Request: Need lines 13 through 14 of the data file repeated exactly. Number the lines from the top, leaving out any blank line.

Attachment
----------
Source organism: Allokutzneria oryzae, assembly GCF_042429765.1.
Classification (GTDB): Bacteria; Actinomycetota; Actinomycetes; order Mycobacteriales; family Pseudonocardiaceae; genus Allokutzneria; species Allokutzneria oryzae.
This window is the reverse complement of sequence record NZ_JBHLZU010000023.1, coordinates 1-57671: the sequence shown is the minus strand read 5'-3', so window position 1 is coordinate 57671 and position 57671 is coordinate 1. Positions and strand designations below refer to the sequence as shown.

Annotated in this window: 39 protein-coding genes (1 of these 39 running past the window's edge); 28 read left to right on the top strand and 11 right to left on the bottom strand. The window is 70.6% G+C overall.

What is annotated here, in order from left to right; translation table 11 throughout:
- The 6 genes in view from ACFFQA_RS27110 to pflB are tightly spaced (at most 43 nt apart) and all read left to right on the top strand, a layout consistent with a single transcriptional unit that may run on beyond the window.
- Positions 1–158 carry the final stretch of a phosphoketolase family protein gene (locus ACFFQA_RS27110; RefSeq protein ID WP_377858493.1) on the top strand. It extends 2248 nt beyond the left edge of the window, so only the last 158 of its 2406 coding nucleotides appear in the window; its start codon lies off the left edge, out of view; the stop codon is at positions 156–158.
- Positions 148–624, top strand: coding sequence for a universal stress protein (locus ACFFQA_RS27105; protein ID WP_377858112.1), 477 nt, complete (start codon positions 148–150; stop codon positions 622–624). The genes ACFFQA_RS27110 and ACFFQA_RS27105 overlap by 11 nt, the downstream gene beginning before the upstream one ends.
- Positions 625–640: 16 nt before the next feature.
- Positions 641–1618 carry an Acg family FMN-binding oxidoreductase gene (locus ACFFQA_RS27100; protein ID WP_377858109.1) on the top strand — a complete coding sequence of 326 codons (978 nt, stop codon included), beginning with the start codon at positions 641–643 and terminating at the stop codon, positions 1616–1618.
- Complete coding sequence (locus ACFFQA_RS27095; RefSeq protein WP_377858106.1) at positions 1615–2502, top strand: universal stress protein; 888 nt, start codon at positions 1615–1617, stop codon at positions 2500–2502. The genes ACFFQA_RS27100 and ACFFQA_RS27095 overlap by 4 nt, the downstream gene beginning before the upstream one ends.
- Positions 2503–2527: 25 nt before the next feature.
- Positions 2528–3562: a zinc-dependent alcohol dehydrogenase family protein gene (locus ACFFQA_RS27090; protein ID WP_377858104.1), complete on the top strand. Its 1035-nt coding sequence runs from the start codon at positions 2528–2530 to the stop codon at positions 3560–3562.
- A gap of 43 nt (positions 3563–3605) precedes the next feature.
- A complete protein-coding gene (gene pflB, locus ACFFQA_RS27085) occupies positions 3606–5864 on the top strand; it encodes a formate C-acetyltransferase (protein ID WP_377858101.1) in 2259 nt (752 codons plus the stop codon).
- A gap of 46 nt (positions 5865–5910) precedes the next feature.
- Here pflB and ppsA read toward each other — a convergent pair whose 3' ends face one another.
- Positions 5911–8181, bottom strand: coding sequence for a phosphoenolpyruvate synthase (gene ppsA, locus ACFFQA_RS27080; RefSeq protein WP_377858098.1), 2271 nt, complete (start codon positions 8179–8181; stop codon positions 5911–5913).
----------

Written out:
- Positions 2528–3562: a zinc-dependent alcohol dehydrogenase family protein gene (locus ACFFQA_RS27090; protein ID WP_377858104.1), complete on the top strand. Its 1035-nt coding sequence runs from the start codon at positions 2528–2530 to the stop codon at positions 3560–3562.
- A gap of 43 nt (positions 3563–3605) precedes the next feature.